By the Rancho Santa Fe Trails & Recreation Committee
The Rancho Santa Fe Association maintains 50 miles of the finest trail system within San Diego County, strictly limited for use by RSF Association members and their guests. Over the years, the Trails Committee has developed the “Trail Rules and Etiquette.” These rules are meant to enhance safety among all the users on the trails and minimize disturbances to homeowners, many of whom have provided easements for the trail system to cross their property or simply own property adjacent to the trails.
Thankfully, most Association members and their guests are respectful and very considerate to other trail users. There is nothing more enjoyable than riding or walking around the golf course on a weekend morning, greeting neighbors and friends, and taking in the scenery. There are, however, some safety guidelines that are worth highlighting from time to time.
The “Trail Rules” are easy to learn and simple to follow and are for everyone’s safety: Horses have the priority and the right of way while on the trail. Dogs are not allowed to accompany horseback riders, whether leashed or unleashed. Pedestrians must have their pets on leash at all times; this is not merely a rule of etiquette, it is the law in San Diego County. Walkers or runners in a group cannot number more than four.
The biggest safety issue involves dogs and horses. The Committee members have noticed that the majority of dog owners politely ask their leashed dog to either step aside or even to sit when a horse is approaching, typically to the side of the trail in clear view. This is the best and safest course of action, and equestrians greatly appreciate the courtesy. Horses are prey animals, and dogs are predators — it is the horse’s instinct to protect his legs and his belly. Keep in mind that the reach of a horse’s kick can be quite long, so even if your pet is leashed, be sure not to let the dog wander too near the horse’s hooves. A dog underfoot can be badly injured.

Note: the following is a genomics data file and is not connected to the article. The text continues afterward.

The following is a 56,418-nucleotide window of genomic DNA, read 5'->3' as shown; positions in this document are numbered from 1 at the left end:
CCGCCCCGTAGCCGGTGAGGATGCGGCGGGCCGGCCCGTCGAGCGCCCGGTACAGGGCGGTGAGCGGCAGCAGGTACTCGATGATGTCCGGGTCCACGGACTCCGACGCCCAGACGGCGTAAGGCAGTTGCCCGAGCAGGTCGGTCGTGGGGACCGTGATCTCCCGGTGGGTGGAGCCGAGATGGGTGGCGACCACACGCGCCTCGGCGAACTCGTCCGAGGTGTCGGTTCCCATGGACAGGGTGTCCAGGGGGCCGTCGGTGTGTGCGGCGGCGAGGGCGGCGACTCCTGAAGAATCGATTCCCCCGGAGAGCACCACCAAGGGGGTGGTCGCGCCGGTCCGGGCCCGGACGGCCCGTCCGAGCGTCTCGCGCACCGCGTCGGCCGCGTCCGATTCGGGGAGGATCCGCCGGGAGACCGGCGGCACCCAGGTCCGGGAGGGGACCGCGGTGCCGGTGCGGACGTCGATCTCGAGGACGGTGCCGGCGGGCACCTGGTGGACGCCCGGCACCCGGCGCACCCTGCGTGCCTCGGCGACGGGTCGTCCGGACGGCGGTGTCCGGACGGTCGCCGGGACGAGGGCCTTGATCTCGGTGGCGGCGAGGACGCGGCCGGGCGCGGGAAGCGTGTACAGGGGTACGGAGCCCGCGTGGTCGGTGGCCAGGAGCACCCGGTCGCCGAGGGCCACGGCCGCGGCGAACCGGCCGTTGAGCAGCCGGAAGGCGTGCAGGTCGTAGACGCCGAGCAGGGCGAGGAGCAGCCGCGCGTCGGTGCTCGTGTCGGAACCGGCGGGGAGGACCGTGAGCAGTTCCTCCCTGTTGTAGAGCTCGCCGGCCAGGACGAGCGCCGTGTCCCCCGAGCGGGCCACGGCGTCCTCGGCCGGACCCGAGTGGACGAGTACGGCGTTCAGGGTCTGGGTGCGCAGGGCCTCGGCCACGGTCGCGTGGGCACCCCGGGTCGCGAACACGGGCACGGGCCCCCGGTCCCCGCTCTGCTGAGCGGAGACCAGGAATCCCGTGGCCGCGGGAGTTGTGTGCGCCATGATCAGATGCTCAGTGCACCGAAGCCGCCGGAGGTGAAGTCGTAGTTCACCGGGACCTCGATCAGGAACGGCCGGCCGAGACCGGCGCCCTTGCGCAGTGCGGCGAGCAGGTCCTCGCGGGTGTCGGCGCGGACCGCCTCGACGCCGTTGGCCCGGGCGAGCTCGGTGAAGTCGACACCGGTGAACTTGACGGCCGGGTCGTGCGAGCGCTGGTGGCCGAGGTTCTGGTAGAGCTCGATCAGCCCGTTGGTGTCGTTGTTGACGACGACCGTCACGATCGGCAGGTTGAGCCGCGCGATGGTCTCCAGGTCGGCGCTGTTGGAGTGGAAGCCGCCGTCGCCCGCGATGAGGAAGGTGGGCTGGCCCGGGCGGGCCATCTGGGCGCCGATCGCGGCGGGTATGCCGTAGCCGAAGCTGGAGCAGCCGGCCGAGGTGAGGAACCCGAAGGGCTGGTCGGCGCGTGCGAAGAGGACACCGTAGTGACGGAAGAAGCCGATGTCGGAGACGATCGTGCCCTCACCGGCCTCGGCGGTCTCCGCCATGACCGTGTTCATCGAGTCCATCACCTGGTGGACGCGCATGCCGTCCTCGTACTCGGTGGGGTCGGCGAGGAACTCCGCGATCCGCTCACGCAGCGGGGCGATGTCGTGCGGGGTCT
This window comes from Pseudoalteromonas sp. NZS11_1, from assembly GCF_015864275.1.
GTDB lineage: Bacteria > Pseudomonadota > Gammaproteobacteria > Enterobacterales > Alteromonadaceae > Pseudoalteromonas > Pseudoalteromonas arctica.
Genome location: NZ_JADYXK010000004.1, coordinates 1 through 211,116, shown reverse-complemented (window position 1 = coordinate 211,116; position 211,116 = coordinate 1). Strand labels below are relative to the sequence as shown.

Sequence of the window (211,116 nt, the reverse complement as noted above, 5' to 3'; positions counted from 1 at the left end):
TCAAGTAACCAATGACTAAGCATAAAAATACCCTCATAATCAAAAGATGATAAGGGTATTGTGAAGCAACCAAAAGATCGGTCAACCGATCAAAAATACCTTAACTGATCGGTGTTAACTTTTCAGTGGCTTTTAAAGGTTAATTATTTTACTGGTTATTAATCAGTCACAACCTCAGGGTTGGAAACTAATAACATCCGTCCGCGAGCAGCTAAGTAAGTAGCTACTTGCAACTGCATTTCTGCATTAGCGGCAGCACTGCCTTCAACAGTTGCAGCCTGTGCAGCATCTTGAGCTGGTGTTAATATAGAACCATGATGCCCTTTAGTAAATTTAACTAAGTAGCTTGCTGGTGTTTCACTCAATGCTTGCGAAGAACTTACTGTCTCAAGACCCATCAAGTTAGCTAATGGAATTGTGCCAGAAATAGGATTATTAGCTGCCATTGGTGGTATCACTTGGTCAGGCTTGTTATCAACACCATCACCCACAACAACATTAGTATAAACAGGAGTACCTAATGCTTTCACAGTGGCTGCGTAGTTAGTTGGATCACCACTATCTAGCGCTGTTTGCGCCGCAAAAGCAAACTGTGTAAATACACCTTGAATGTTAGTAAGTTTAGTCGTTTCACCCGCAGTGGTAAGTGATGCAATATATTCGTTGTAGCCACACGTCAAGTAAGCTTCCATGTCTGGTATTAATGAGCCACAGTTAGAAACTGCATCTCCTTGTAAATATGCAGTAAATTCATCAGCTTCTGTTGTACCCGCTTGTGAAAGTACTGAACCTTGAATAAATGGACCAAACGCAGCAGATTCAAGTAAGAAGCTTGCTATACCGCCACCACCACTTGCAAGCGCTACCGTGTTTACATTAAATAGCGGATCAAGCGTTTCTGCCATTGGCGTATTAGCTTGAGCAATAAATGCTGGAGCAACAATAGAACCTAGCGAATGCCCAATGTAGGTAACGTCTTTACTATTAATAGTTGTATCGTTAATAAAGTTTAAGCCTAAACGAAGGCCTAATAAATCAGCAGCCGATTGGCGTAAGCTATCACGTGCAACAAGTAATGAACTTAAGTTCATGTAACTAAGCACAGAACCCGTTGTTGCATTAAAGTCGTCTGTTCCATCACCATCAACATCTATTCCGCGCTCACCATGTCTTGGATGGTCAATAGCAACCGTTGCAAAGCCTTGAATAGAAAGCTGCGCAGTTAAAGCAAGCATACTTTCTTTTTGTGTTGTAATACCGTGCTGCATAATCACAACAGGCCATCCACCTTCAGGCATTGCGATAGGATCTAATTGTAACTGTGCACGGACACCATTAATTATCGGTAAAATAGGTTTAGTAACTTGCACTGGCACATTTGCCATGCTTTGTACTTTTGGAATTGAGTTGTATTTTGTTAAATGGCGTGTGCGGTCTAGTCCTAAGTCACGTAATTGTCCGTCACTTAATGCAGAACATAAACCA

Also, there are a few folks who continue to walk their dogs off leash, which clearly presents the greatest threat to equestrians as well as the safety of the canine. The stories of loose dogs approaching too close to horses, either innocently or aggressively, are numerous and unfortunately the endings are not always happy – occasionally a rider is thrown, a horse panics and bolts, or a dog is kicked. We’ve noticed dogs quite far ahead of their owners on winding trails, which is a hazard to all. Most horse owners are also dog owners and understand the desire to let the dog run loose, but the risks are not worth it.
For runners and fast walkers, if you are approaching a horse from behind, speak to the rider(s) and let them know you are there so you can pass safely. If you are approaching from the front, don’t run toward the horse; stop or walk in clear view and allow the horse and rider to safely pass. Horseback riders should always approach other riders and pedestrians at a walk. Trail users should walk their horses around blind curves until the rider can safely see ahead.
And, of course, bicycles and motorized vehicles are not allowed on the trails, with the exception of fire, emergency, safety, maintenance and trail construction vehicles.
The committee would like to request that everyone respect the safety of others while on trail and adhere to the rules. You may pick up a copy of the “Trail Rules and Etiquette” in the Association office, or a “Trails Guide” which includes the rules and a map of the trails that is available to Association members for $2.
Thank you for helping ensure a safe experience for all!